Read the interview with the photographer following the photo spread!
Support Jessie Sandoval's work, donate at [gofundme.com/Slenderbutter]
(View photo on a new tab, or download for full resolution)
Interview of Ferguson Photographer Jessie Sandoval by Darin (originally considered for publication in the Slingshot newspaper of Berkeley):Darin: Can you describe the metaphysics or the instinctual feeling, the draw of Ferguson...?
Jessie: I felt this in my gut, on the spiritual level. I spoke to some of my brown comrades about how I felt Ferguson calling in my blood. The call of blood. Spilled blood. Thats what I felt.
Darin: In science fiction, the Klingons often speak of feeling the fire of their ancestry in their blood before going into battle. Also, our pal Running Wolf (back in the day) ran across the United States, networking through the color lines with various grassroots groups along his route, and he ran in support of Mumia Abu Jamal! For him, that was a metaphysical thing deeply related to his ancestry and his nationality (as an Indigenous warrior). Athletic people who have used controlled substances have often related that good exercise is better than drugs. It seems like your epiphanology in Ferguson is similar.
Jessie: Wow. Yes, I spoke with my two comrades (who went with me to Ferguson) and they also experienced this, so we really tripped out about it. It was really beautiful to share this with them. But I don't wish to involve them here, or put words in their mouths because they're very private and conscious about security culture. When I was out there taking photos, then and now, it almost feels like I'm in a little chamber of quiet meditation, or trance. I know it sounds crazy becuz, usually, I'm photographing very loud, very fast moving masses of people, and physically dynamic individuals, who are in the midst of very emotionally charged spectacles of resistance. Like photographing volcanos. But, for some reason, I feel like a small little moth, fluttering around them, snapping photos. It's almost like I'm invisible. The camera allows me a certain detachment. Except, for the march on Ferguson, the big Saturday march. That was the first time I cried during a march while photographing. I think it was the rain. It forced me to get back in my body.
Darin: Why did you get so emotional during the big Saturday march?
Jessie: There was a little boy, about 7 years old. I photographed him during the torrential rain. Our bones got soaked. He was marching with a walker. He had physical disabilities, but would not give up. He was the last person I photographed, before I had to put my camera away, and wait for the sun to come out. My camera was getting seriously soaked, and I was afraid it would get ruined. I've photographed emotionally charged events before; mothers recounting the death and violent attacks on their black sons, etc., but there was something about this little boy, and the rain, and the climate, so identical to Nicaragua's weather; oppressively hot and disgustingly humid. It was the perfect storm for me, emotionally. I think I identified with him, when I was five years old, living in. Nica, and having to flee under dangerous circumstances, right before the war broke out in the late 70's (another story for another time) Anyway, I really think the rain pouring down, the visceral tactile experience, it seemed to release a lot of pain in my body that I had been keeping inside, since I had started the trip to Ferguson, from CA. But I have so much pride. I tried very hard to hide the crying. I didn't want to distract from what was happening around me. I was so embarrassed. Trying to soldier up, but the tears just kept coming. A volcano.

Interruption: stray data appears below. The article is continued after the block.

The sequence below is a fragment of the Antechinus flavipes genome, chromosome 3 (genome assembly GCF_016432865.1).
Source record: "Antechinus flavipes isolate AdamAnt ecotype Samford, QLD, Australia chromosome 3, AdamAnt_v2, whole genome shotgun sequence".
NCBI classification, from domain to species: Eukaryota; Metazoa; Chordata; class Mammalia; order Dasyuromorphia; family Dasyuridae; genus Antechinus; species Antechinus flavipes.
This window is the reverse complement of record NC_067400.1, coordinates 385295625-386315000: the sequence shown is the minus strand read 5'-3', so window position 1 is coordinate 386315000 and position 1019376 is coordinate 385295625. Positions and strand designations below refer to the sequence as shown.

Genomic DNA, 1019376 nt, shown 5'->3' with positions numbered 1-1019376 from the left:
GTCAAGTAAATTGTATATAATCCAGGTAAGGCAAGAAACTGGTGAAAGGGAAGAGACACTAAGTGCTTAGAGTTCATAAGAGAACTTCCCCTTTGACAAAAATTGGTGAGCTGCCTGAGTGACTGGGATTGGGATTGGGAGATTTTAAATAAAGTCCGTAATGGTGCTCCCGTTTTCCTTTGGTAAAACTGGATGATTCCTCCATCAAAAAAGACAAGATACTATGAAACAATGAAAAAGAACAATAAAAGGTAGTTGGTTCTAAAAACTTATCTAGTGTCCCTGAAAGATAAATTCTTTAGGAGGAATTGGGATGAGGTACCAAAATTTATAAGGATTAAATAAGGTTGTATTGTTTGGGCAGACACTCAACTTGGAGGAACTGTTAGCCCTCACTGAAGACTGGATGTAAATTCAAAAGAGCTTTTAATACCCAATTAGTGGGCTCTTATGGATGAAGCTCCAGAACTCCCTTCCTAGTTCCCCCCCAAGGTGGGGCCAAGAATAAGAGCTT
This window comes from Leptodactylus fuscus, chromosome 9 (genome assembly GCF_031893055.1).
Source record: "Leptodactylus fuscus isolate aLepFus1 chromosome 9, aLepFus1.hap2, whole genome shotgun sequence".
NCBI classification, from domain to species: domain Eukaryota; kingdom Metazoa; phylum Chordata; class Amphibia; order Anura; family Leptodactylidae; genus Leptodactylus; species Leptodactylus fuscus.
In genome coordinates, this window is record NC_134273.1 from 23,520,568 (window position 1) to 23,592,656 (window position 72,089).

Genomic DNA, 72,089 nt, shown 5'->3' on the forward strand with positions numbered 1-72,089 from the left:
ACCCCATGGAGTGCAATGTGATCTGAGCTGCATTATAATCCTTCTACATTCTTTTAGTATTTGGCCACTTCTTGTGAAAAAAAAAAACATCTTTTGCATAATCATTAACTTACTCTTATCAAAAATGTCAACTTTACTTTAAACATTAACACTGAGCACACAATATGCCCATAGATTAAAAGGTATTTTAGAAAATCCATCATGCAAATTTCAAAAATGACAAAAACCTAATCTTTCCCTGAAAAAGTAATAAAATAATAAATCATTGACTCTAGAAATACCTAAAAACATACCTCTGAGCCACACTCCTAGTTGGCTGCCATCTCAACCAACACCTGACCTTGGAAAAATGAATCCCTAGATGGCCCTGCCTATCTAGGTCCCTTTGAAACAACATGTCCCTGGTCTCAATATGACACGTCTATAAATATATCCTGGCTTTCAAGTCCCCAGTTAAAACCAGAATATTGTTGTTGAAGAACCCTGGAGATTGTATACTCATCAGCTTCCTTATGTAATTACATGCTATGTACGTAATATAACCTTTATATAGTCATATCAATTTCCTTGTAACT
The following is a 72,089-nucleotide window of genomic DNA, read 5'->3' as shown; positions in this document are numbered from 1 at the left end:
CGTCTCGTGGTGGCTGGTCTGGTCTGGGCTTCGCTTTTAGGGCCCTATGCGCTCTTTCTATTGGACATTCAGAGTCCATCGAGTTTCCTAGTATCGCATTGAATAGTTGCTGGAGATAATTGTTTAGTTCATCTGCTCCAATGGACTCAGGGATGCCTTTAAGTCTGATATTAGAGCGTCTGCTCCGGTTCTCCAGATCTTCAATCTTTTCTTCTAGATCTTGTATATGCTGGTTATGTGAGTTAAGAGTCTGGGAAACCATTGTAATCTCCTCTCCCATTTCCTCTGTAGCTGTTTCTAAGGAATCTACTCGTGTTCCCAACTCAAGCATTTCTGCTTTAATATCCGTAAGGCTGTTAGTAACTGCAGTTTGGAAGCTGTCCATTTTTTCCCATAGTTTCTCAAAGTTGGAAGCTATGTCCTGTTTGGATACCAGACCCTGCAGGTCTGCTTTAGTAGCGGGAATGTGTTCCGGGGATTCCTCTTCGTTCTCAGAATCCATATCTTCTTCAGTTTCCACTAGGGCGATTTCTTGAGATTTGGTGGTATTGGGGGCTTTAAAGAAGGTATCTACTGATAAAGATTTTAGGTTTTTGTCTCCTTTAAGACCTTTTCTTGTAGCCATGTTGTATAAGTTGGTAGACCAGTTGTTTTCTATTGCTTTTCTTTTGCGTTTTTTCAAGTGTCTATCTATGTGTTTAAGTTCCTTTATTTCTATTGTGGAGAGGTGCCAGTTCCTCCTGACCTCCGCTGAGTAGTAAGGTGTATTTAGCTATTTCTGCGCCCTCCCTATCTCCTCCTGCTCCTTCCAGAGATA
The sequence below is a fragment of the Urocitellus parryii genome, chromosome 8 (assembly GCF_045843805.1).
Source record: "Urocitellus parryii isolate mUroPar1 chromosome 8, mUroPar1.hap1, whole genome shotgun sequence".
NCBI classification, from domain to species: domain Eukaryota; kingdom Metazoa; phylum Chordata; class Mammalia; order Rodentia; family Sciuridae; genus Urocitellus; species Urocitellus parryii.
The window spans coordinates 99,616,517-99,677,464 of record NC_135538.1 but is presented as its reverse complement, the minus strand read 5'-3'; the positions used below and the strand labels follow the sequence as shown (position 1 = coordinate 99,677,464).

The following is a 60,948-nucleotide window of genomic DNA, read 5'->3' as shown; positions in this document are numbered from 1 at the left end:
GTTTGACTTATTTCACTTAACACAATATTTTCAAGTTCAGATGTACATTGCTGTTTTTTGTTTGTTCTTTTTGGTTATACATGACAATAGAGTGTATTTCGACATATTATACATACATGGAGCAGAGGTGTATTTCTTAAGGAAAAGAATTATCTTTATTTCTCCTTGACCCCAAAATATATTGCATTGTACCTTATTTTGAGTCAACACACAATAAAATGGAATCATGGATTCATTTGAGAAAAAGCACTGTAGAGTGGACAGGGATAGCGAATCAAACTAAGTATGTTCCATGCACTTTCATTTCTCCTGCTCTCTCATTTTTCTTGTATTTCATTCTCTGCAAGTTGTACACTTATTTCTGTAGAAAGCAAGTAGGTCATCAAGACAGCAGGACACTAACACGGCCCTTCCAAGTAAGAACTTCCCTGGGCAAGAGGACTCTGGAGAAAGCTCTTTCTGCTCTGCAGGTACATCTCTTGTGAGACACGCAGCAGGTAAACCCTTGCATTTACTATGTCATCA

Darin: You do a lot of photography, documenting activism in your community. You are one of several really hardcore photographers I know. How has your work changed your perception of image making, and also revolutionary behavior?
Jessie: For the block the boat action, I was mostly trying to make sure that the cops knew we were on them, that we were either streaming, or reporting everything directly to social media, as it was unfolding. (Unlike Ferguson, and other people of color actions, it was less about "humanizing" the "protestors" to the community at large) Toward the last few days of the boat block, there were only a few of us out there, literally, 20-30 bodies (the scraggly hard core varsity team, as I like to affectionately call them), so safety becomes more of an issue; safety from cop abuse, and arrests. We were more vulnerable. When I first started photographing protests, I felt like a civilian, coming into another world I was trying to explore (knew nothing about security culture) it's completely different now. My priority is to make sure the cops know we're watching. That the world is watching. I'm very protective of our people. I'm documenting our effort and our work, and trying to give victim families of police brutality visibility. It's difficult though, because I have to be very careful, not to impose myself too much, putting myself between the folks I'm photographing, and the public; whoever sees my photos. So far, so good though. I love it when folks use my pics as their profile pics on FB. It happens a lot. It's the best feedback.
Darin: Would you consider what you do cop watch?
Jessie: Yes. Cop watch, especially now more than ever. But I'm still learning. One of my comrades is teaching me more about this. Eventually, I would like to begin live streaming, like my comrade. Livestreaming; that's real hardcore cop watching. But I love the stills. Photography, for some reason seems timeless to me. In time, but also outside of time, over the years these photos evolve in a way that film does not.